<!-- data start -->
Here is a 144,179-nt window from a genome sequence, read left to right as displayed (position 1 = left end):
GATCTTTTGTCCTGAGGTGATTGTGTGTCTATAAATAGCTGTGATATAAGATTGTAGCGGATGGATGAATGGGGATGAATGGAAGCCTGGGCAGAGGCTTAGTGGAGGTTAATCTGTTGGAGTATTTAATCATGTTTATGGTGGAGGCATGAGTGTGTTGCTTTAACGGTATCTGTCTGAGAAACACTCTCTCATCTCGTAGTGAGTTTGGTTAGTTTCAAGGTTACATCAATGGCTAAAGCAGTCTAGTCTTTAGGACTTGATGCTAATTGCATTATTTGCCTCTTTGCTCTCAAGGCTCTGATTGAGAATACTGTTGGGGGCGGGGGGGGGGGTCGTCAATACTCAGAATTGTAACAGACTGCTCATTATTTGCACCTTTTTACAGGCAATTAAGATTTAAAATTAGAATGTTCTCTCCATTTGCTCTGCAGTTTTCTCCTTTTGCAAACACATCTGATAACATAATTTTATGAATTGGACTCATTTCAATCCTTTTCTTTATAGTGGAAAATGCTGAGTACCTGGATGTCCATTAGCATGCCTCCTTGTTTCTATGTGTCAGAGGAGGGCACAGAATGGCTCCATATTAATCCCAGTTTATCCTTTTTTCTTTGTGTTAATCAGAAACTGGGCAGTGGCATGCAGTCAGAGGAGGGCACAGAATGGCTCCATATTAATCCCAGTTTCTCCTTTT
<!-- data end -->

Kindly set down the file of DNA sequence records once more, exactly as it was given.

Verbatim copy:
Here is a 144,179-nt window from a genome sequence, read left to right as displayed (position 1 = left end):
GATCTTTTGTCCTGAGGTGATTGTGTGTCTATAAATAGCTGTGATATAAGATTGTAGCGGATGGATGAATGGGGATGAATGGAAGCCTGGGCAGAGGCTTAGTGGAGGTTAATCTGTTGGAGTATTTAATCATGTTTATGGTGGAGGCATGAGTGTGTTGCTTTAACGGTATCTGTCTGAGAAACACTCTCTCATCTCGTAGTGAGTTTGGTTAGTTTCAAGGTTACATCAATGGCTAAAGCAGTCTAGTCTTTAGGACTTGATGCTAATTGCATTATTTGCCTCTTTGCTCTCAAGGCTCTGATTGAGAATACTGTTGGGGGCGGGGGGGGGGGTCGTCAATACTCAGAATTGTAACAGACTGCTCATTATTTGCACCTTTTTACAGGCAATTAAGATTTAAAATTAGAATGTTCTCTCCATTTGCTCTGCAGTTTTCTCCTTTTGCAAACACATCTGATAACATAATTTTATGAATTGGACTCATTTCAATCCTTTTCTTTATAGTGGAAAATGCTGAGTACCTGGATGTCCATTAGCATGCCTCCTTGTTTCTATGTGTCAGAGGAGGGCACAGAATGGCTCCATATTAATCCCAGTTTATCCTTTTTTCTTTGTGTTAATCAGAAACTGGGCAGTGGCATGCAGTCAGAGGAGGGCACAGAATGGCTCCATATTAATCCCAGTTTCTCCTTTT